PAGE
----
While legislative developments continue to arise across Europe, each jurisdiction has taken their own approach, therefore making overall compliance difficult for employers. Further, it is currently not feasible to adopt one “global” approach to compliance, as each jurisdiction’s laws contains variations on: (i) what headcount triggers a reporting obligation, (ii) what compensation elements need to be considered, (iii) what data must be disclosed, and (iv) what corrective measures must an employer take, if any, to work towards closing that gap and the extent of ongoing compliance requirements to monitor equal pay and treatment.

Notably, on March 2021 the European Commission proposed a directive to strengthen the application of the principle of equal pay for equal work or work of equal value between men and women through pay transparency and enforcement mechanisms (the EU Directive on Pay Transparency). While the EU Directive has yet to be finalized, in December of 2022, the EU Council and the EU Parliament reached a political agreement, and therefore it should be a matter of time before the two bodies formally approve.

If approved as currently agreed, one of the key measures would require employers to publish information on the pay gap between men and women—initially this would apply to employers with only 250 employees, but this would eventually apply to employers with at least 100 employees. Further, where pay reporting reveals a gender pay gap of at least 5 percent, employers may be required to carry out a pay assessment, in cooperation with workers’ representatives.

Some other key measures include:

  • Employees’ right to request information from their employer on their pay level and on the average pay levels, broken down by sex, for categories of employees performing the same work or work of equal value.
  • The requirement for employers to provide information about the initial pay level or its range in the job vacancy notice or before the job interview.

Once approved, each member state has three years from its entry into force to transpose the directive into national law. In the meantime, there have been some anticipatory proposals from EU member states to adopt legislation similar to that of the EU Directive, as seen in Poland and the Netherlands (both of which are currently still pending).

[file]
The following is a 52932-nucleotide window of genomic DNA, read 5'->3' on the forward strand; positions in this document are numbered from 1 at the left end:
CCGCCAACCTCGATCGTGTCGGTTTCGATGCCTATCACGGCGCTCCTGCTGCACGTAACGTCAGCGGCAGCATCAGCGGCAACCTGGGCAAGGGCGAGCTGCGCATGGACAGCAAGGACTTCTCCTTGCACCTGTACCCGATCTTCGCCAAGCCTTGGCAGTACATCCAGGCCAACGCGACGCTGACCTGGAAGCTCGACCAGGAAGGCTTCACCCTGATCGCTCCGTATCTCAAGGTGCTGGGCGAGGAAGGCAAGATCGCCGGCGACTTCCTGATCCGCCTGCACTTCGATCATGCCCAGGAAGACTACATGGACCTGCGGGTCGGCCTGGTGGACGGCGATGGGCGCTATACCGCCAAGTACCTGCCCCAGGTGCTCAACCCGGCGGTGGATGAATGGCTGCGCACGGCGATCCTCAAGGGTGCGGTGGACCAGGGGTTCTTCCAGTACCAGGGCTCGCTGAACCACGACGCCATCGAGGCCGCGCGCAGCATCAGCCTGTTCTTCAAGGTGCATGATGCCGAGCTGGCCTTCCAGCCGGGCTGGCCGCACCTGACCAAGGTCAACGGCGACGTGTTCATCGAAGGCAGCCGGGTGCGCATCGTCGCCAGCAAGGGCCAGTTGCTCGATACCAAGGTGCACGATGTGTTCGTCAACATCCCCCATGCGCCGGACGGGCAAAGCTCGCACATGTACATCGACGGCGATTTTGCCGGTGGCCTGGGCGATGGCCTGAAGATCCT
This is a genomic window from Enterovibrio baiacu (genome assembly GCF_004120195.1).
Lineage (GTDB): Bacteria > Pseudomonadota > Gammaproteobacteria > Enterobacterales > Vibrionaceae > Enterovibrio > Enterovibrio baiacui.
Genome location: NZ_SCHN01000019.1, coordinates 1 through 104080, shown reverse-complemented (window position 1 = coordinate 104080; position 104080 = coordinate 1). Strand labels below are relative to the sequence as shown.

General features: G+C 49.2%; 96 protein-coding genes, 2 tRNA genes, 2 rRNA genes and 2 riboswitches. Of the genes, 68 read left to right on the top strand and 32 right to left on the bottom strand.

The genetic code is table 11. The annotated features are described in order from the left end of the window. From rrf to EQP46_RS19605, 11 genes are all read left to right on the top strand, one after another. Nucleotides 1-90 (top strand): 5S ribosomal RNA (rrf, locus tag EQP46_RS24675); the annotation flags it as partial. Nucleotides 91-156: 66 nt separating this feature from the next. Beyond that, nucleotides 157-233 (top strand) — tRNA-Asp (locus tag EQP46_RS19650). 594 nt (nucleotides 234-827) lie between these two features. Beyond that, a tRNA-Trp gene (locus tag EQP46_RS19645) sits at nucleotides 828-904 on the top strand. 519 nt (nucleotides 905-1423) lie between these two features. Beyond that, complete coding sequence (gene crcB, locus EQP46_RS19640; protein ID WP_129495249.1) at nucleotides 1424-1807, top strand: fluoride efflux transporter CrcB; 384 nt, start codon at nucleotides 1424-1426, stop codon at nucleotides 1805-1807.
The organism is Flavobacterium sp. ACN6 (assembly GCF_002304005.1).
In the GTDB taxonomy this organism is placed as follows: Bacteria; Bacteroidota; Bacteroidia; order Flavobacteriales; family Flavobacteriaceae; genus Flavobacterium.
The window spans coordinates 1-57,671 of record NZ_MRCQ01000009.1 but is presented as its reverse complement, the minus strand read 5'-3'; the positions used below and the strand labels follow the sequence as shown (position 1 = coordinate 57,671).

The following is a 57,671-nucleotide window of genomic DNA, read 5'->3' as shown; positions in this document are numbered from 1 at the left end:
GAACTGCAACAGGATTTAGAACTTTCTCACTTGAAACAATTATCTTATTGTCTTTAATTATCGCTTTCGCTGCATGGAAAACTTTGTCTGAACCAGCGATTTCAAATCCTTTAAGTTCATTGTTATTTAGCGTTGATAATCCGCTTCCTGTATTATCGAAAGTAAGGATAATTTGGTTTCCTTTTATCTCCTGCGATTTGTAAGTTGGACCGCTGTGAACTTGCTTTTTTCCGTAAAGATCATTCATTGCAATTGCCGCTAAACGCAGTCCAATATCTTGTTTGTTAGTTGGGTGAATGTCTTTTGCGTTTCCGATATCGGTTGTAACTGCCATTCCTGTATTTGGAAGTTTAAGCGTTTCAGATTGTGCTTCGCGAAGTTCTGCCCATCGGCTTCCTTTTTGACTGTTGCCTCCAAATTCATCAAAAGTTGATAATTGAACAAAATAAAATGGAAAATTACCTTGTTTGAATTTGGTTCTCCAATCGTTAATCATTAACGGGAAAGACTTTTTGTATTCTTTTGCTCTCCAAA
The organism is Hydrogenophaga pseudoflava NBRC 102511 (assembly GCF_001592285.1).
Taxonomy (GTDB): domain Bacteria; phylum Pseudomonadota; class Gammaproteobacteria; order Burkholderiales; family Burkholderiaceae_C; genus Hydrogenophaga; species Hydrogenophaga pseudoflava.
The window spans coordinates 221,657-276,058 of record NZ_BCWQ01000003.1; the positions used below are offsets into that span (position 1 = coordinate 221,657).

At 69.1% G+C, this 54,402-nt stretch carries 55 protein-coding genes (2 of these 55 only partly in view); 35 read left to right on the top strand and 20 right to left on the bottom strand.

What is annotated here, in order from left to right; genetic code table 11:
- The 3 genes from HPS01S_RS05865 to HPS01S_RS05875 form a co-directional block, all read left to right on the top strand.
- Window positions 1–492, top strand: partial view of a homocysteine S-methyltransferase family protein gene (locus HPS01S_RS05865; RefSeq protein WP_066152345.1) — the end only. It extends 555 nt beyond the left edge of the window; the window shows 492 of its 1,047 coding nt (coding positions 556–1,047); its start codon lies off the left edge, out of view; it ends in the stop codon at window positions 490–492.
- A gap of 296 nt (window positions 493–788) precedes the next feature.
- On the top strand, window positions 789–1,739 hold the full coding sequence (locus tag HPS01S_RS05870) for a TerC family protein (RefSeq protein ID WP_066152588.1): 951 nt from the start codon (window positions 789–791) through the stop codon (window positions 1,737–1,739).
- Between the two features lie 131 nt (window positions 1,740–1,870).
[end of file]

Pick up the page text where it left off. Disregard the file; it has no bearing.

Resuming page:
Ultimately, since not all member states will adopt these measures at the same time and there is some flexibility for each member state to adopt variations to these measures, it is important to monitor the adopted law by each member state. It also remains to be seen whether member states with existing reporting requirements will alter or modify them to harmonize with the EU Directive or whether the new measures will be made in addition to already existing requirements.

In any case, while the EU Directive leaves room for interpretation of approach among the member states, the directive will likely drive consistency across the region including to those countries who are not EU member states.

On a further move towards achieving gender equality in the workplace, the EU Parliament formally adopted a new EU directive on gender balance on corporate boards in November 2022. Under this directive, large (note: small and medium-sized enterprises are currently excluded) listed EU companies will need to have at least 40 percent of nonexecutive directors or 33 percent of all board of directors (executive and nonexecutive directors) be of the underrepresented sex—by June 30, 2026.

Once the directive enters into force, member states will have two years to implement its provisions into national law. For member states that already have similar measures in place, they will have an extension of time before having to adopt the measures under this new directive. As each member state adopts these provisions into local law, it will be important to track and see if they include any additional parameters, including what type of dissuasive penalties may be imposed for non-compliance.

These two directives as well as the flurry of new legislation across the region can help drive companies towards furthering their diversity initiatives and closing the pay gap between men and women. However, they can also pose compliance challenges for companies that have employees across multiple jurisdictions.  Orrick’s Global Employment team can help your company stay ahead of the curve and play an active role to assess the applicability of pay equity and transparency requirements relevant to your company and establish consistency in approach to best achieve compliance.